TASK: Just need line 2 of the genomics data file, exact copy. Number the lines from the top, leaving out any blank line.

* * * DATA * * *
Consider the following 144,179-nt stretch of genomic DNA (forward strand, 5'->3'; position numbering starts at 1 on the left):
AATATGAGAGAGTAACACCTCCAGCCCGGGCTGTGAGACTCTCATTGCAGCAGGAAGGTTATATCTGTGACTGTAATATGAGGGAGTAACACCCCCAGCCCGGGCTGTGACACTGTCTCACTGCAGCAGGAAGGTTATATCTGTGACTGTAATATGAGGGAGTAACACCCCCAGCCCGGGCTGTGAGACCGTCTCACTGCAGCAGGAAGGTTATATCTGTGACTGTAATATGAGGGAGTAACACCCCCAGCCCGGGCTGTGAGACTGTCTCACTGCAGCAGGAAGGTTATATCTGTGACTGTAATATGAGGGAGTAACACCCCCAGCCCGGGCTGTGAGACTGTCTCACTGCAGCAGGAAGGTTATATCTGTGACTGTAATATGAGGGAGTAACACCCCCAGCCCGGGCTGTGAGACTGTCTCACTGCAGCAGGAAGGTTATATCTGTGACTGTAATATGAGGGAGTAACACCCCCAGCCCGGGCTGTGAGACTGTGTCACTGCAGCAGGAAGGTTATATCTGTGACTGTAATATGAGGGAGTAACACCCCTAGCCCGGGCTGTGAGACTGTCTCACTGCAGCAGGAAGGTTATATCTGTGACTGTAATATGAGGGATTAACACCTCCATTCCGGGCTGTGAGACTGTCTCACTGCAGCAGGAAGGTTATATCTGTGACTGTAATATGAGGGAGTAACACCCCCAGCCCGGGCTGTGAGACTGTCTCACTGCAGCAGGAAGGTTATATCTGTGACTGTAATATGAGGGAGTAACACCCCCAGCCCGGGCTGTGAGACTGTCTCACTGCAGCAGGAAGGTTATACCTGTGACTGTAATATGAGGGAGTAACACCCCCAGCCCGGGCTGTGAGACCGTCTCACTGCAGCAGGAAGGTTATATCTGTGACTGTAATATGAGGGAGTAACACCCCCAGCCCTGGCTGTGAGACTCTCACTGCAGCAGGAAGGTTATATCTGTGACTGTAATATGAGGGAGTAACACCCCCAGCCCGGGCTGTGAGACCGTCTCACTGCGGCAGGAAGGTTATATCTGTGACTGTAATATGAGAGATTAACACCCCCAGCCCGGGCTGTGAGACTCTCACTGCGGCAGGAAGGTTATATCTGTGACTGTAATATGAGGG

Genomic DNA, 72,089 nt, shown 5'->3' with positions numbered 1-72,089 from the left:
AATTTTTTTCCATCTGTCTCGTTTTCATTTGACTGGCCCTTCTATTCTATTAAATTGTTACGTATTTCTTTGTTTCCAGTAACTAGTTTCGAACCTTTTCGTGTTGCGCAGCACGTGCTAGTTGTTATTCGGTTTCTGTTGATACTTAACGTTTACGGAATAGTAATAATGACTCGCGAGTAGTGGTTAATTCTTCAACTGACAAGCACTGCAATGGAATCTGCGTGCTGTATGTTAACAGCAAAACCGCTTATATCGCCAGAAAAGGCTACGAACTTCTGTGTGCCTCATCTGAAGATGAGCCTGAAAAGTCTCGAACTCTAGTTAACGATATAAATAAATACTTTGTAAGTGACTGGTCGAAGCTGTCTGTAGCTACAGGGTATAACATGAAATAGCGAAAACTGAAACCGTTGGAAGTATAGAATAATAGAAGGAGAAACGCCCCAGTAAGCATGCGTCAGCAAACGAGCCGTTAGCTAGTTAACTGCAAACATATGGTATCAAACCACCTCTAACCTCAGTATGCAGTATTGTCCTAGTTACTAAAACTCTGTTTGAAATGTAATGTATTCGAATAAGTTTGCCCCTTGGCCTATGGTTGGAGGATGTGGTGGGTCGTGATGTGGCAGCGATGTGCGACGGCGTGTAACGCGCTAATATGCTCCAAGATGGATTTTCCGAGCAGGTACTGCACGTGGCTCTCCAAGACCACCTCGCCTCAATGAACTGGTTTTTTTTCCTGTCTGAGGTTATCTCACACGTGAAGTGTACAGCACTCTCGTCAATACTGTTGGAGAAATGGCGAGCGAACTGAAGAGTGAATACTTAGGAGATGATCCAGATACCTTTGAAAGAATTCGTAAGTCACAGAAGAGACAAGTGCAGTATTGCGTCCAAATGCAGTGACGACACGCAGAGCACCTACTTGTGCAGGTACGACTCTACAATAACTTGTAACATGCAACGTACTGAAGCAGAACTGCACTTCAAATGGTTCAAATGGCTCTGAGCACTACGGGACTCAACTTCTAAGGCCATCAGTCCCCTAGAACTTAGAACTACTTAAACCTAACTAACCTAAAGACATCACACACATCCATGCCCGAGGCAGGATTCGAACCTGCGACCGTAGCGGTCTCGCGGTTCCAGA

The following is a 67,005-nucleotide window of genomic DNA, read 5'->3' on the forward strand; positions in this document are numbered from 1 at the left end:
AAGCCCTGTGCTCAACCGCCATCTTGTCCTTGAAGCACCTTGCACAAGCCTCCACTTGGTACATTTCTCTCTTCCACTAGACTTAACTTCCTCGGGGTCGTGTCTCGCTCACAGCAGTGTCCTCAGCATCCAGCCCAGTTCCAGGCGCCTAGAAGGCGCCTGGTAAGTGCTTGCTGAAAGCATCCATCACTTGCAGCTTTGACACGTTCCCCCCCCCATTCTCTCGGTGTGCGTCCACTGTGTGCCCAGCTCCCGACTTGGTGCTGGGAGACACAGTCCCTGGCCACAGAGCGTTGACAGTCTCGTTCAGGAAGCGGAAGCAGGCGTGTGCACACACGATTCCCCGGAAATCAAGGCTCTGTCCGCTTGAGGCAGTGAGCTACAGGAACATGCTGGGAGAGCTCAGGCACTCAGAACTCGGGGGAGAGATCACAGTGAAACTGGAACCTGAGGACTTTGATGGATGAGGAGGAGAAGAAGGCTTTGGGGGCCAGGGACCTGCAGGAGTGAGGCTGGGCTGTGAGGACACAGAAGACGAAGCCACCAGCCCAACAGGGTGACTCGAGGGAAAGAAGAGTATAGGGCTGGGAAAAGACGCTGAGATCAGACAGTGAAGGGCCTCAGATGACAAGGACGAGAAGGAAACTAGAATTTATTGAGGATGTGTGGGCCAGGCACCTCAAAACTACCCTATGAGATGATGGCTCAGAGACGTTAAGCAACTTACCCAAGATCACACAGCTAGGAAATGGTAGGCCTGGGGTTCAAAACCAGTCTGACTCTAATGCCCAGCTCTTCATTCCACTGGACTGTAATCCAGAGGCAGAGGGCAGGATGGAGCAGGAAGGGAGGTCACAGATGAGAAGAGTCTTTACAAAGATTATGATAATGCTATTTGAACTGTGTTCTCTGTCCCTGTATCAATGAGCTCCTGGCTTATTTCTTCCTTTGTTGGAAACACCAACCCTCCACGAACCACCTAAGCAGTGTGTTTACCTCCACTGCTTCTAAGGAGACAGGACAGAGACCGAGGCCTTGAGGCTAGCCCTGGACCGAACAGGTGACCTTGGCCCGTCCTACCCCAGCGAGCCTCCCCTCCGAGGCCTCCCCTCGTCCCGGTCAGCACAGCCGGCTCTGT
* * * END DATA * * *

AATATGAGAGAGTAACACCTCCAGCCCGGGCTGTGAGACTCTCATTGCAGCAGGAAGGTTATATCTGTGACTGTAATATGAGGGAGTAACACCCCCAGCCCGGGCTGTGACACTGTCTCACTGCAGCAGGAAGGTTATATCTGTGACTGTAATATGAGGGAGTAACACCCCCAGCCCGGGCTGTGAGACCGTCTCACTGCAGCAGGAAGGTTATATCTGTGACTGTAATATGAGGGAGTAACACCCCCAGCCCGGGCTGTGAGACTGTCTCACTGCAGCAGGAAGGTTATATCTGTGACTGTAATATGAGGGAGTAACACCCCCAGCCCGGGCTGTGAGACTGTCTCACTGCAGCAGGAAGGTTATATCTGTGACTGTAATATGAGGGAGTAACACCCCCAGCCCGGGCTGTGAGACTGTCTCACTGCAGCAGGAAGGTTATATCTGTGACTGTAATATGAGGGAGTAACACCCCCAGCCCGGGCTGTGAGACTGTGTCACTGCAGCAGGAAGGTTATATCTGTGACTGTAATATGAGGGAGTAACACCCCTAGCCCGGGCTGTGAGACTGTCTCACTGCAGCAGGAAGGTTATATCTGTGACTGTAATATGAGGGATTAACACCTCCATTCCGGGCTGTGAGACTGTCTCACTGCAGCAGGAAGGTTATATCTGTGACTGTAATATGAGGGAGTAACACCCCCAGCCCGGGCTGTGAGACTGTCTCACTGCAGCAGGAAGGTTATATCTGTGACTGTAATATGAGGGAGTAACACCCCCAGCCCGGGCTGTGAGACTGTCTCACTGCAGCAGGAAGGTTATACCTGTGACTGTAATATGAGGGAGTAACACCCCCAGCCCGGGCTGTGAGACCGTCTCACTGCAGCAGGAAGGTTATATCTGTGACTGTAATATGAGGGAGTAACACCCCCAGCCCTGGCTGTGAGACTCTCACTGCAGCAGGAAGGTTATATCTGTGACTGTAATATGAGGGAGTAACACCCCCAGCCCGGGCTGTGAGACCGTCTCACTGCGGCAGGAAGGTTATATCTGTGACTGTAATATGAGAGATTAACACCCCCAGCCCGGGCTGTGAGACTCTCACTGCGGCAGGAAGGTTATATCTGTGACTGTAATATGAGGG